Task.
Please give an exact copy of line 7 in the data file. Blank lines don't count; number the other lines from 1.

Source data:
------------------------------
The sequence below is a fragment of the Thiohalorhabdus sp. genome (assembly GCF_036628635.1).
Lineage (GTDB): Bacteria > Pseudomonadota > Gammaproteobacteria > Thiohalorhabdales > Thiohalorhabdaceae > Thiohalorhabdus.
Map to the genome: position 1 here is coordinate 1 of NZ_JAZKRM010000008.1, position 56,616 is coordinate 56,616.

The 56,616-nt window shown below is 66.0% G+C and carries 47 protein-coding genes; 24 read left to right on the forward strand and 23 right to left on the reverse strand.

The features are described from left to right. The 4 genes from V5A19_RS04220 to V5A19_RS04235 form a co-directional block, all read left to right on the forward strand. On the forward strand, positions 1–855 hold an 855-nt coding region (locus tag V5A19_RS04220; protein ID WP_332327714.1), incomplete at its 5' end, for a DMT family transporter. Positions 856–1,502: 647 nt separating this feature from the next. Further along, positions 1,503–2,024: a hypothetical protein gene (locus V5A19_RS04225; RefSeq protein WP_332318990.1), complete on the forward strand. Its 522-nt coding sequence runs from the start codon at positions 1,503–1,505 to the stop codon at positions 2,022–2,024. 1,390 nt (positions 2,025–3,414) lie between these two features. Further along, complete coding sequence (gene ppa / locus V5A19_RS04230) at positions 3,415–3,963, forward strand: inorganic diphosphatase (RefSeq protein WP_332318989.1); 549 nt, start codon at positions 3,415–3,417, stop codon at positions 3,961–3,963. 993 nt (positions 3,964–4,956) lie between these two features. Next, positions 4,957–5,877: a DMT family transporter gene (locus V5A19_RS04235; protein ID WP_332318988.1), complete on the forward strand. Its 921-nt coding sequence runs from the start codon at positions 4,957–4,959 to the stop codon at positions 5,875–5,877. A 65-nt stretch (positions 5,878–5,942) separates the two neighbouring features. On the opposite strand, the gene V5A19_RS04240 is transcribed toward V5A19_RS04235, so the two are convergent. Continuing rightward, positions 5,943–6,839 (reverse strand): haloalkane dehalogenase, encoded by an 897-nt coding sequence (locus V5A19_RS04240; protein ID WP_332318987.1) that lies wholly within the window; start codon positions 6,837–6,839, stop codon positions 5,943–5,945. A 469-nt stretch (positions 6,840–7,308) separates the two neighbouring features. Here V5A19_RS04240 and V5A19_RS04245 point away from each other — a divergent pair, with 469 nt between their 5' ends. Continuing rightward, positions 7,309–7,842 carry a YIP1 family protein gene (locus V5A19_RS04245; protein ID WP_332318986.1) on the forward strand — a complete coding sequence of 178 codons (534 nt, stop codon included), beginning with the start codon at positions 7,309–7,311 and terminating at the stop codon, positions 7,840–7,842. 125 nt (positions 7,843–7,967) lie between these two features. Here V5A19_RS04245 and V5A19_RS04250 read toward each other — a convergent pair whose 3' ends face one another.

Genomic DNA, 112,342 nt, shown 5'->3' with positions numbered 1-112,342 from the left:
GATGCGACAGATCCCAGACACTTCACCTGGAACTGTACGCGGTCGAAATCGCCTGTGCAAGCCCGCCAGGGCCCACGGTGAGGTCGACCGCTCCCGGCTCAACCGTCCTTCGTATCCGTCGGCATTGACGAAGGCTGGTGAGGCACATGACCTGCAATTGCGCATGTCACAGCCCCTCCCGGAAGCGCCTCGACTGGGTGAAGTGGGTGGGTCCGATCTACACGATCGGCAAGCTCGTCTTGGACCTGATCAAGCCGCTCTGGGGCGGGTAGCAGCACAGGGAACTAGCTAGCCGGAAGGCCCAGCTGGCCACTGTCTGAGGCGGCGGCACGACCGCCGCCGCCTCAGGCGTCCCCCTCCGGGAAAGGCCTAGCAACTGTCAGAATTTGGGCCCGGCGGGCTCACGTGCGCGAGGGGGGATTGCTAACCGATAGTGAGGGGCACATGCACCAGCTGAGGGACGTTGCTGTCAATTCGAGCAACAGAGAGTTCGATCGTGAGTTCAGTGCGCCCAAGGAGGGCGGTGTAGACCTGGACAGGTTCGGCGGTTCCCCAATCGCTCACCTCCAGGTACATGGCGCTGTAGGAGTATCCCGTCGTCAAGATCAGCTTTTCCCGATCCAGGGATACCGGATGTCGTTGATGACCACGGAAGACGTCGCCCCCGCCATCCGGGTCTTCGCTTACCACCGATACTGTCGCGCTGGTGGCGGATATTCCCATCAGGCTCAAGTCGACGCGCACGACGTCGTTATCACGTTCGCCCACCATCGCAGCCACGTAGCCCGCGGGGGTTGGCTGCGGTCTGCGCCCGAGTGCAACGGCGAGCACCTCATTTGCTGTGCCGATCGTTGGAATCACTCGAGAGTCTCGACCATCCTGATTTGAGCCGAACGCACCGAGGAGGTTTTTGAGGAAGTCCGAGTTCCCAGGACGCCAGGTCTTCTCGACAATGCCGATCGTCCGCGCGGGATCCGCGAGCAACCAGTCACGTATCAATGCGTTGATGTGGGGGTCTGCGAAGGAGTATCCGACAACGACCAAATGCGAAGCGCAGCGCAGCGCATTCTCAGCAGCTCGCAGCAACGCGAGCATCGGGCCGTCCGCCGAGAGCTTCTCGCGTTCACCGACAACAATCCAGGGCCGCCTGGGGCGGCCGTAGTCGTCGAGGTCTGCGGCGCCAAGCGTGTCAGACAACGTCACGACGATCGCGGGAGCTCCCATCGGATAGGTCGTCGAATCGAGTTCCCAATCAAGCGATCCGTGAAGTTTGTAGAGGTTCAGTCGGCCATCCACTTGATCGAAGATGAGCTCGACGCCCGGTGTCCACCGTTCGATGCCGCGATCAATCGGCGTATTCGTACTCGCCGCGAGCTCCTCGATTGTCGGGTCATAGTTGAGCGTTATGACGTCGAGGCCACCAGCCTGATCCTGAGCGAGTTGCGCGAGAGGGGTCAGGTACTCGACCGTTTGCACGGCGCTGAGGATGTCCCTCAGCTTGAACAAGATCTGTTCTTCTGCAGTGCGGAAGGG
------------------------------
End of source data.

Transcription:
GATGCGACAGATCCCAGACACTTCACCTGGAACTGTACGCGGTCGAAATCGCCTGTGCAAGCCCGCCAGGGCCCACGGTGAGGTCGACCGCTCCCGGCTCAACCGTCCTTCGTATCCGTCGGCATTGACGAAGGCTGGTGAGGCACATGACCTGCAATTGCGCATGTCACAGCCCCTCCCGGAAGCGCCTCGACTGGGTGAAGTGGGTGGGTCCGATCTACACGATCGGCAAGCTCGTCTTGGACCTGATCAAGCCGCTCTGGGGCGGGTAGCAGCACAGGGAACTAGCTAGCCGGAAGGCCCAGCTGGCCACTGTCTGAGGCGGCGGCACGACCGCCGCCGCCTCAGGCGTCCCCCTCCGGGAAAGGCCTAGCAACTGTCAGAATTTGGGCCCGGCGGGCTCACGTGCGCGAGGGGGGATTGCTAACCGATAGTGAGGGGCACATGCACCAGCTGAGGGACGTTGCTGTCAATTCGAGCAACAGAGAGTTCGATCGTGAGTTCAGTGCGCCCAAGGAGGGCGGTGTAGACCTGGACAGGTTCGGCGGTTCCCCAATCGCTCACCTCCAGGTACATGGCGCTGTAGGAGTATCCCGTCGTCAAGATCAGCTTTTCCCGATCCAGGGATACCGGATGTCGTTGATGACCACGGAAGACGTCGCCCCCGCCATCCGGGTCTTCGCTTACCACCGATACTGTCGCGCTGGTGGCGGATATTCCCATCAGGCTCAAGTCGACGCGCACGACGTCGTTATCACGTTCGCCCACCATCGCAGCCACGTAGCCCGCGGGGGTTGGCTGCGGTCTGCGCCCGAGTGCAACGGCGAGCACCTCATTTGCTGTGCCGATCGTTGGAATCACTCGAGAGTCTCGACCATCCTGATTTGAGCCGAACGCACCGAGGAGGTTTTTGAGGAAGTCCGAGTTCCCAGGACGCCAGGTCTTCTCGACAATGCCGATCGTCCGCGCGGGATCCGCGAGCAACCAGTCACGTATCAATGCGTTGATGTGGGGGTCTGCGAAGGAGTATCCGACAACGACCAAATGCGAAGCGCAGCGCAGCGCATTCTCAGCAGCTCGCAGCAACGCGAGCATCGGGCCGTCCGCCGAGAGCTTCTCGCGTTCACCGACAACAATCCAGGGCCGCCTGGGGCGGCCGTAGTCGTCGAGGTCTGCGGCGCCAAGCGTGTCAGACAACGTCACGACGATCGCGGGAGCTCCCATCGGATAGGTCGTCGAATCGAGTTCCCAATCAAGCGATCCGTGAAGTTTGTAGAGGTTCAGTCGGCCATCCACTTGATCGAAGATGAGCTCGACGCCCGGTGTCCACCGTTCGATGCCGCGATCAATCGGCGTATTCGTACTCGCCGCGAGCTCCTCGATTGTCGGGTCATAGTTGAGCGTTATGACGTCGAGGCCACCAGCCTGATCCTGAGCGAGTTGCGCGAGAGGGGTCAGGTACTCGACCGTTTGCACGGCGCTGAGGATGTCCCTCAGCTTGAACAAGATCTGTTCTTCTGCAGTGCGGAAGGG